Fall is upon us, Missoula! Time to break out the rake!
Raking fallen leaves early and often can help keep mold growth to a minimum in your yard.
With the sudden cold snap we experienced here in the Missoula Valley, leaves have begun to drop from the trees at a rapid rate. Add in all that rain we’ve been getting, and your yard becomes a potential breeding ground for mold. That’s because freshly fallen leaves still have a fair amount of minerals and nutrients in their system, which promote mold growth under the right conditions. For the ‘right conditions,’ look no further than that perpetually shady, dew-covered spot under the tree in your yard or created by the shadow of your house. In other words, mold thrives in moist, dark environments.
However, there is a simple solution to preventing this: rake early and rake often. If you don’t allow those leaves to sit and collect moisture, they’ll have less of a chance to grow mold. That also means bagging and disposing of leaves once they’re raked, instead of leaving large piles in your yard. Leaf mold isn’t all bad, though! If you’re a gardener, you can look into repurposing those leaves as mulch; this gets the leaves off your lawn and puts them to work for you. Or if you’re looking for other ways to keep your home mold-free this autumn, you can also make sure that all of your gutters and water drainage systems are draining away from your foundation and clear those gutters of leaves and blockages.
Missoula Mold 103: The Black Mold Myth
All visible mold growth should be remediated, regardless of color.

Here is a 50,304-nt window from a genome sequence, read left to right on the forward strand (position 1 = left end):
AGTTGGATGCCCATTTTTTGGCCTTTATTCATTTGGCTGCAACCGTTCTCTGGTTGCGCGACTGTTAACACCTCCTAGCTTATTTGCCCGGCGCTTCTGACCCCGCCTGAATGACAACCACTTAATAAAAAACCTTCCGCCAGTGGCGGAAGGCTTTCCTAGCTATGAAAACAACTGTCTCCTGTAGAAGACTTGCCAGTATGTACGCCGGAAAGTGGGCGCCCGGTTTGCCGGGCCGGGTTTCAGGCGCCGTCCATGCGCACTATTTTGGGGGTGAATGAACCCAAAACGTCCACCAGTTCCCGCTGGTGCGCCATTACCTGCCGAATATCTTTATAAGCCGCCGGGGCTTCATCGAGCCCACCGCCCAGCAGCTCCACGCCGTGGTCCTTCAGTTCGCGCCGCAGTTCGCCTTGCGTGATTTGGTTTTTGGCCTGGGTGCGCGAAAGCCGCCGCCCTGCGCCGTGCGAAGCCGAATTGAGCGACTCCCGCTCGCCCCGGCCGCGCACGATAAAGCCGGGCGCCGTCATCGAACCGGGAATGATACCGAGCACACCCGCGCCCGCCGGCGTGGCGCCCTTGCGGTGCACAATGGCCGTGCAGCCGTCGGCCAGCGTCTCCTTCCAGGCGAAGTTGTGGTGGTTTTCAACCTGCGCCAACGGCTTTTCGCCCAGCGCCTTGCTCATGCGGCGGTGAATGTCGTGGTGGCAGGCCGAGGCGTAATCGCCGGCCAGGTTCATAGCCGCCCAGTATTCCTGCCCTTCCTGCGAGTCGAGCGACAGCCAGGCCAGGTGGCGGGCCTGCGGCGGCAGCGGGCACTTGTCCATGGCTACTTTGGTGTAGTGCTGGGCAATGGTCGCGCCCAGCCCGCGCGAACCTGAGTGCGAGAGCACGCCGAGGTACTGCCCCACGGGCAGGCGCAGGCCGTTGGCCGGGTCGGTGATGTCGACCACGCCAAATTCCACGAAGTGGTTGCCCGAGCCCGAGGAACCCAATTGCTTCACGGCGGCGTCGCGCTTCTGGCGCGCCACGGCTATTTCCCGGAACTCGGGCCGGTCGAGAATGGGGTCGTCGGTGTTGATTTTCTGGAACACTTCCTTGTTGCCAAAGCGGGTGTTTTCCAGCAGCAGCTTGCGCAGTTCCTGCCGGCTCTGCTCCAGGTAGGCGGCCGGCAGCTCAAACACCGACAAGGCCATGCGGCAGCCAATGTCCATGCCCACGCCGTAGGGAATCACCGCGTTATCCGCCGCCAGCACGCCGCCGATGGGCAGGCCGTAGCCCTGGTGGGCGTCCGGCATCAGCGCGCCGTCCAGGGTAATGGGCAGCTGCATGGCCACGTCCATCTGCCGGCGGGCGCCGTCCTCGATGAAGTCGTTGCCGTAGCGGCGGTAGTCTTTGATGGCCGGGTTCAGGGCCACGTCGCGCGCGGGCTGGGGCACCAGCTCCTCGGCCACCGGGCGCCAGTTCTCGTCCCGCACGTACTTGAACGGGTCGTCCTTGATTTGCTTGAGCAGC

Here at SERVPRO of Missoula, we often hear the question: “I found black mold in my home, what do I do?” We are also frequently asked how we test mold, or how we know what type of mold is growing in a home before remediation. Many homeowners urgently seek the answers to these questions because of the popular idea that black mold is more dangerous to human health than any other variety.
In truth, color does not tell you how dangerous the mold in your home is*, and the term “black mold” is even a bit of a misnomer. “Black mold” is often used to refer to a variety of mold called Stachybotrys chartarum, which is thought to be particularly dangerous because of the harmful mycotoxins it can produce. However, three issues arise from this classification. First, not all Stachybotrys chartarum produces mycotoxins. Second, not all Stachybotrys chartarum is black in color. And third, not all mold that appears black is Stachybotrys chartarum
So, the answer to ‘I found black mold in my home, what do I do?’ is, first and foremost, ‘don’t panic.’ But do call your local mold remediation professional. Many types of mold can produce allergens and irritants, which is why here at SERVPRO of Missoula, we follow the CDC guideline that any visible mold growth should be remediated, regardless of color or variety. Our technicians will use advanced methods of containment, air filtration, and removal to make your mold infestation “Like it never even happened.”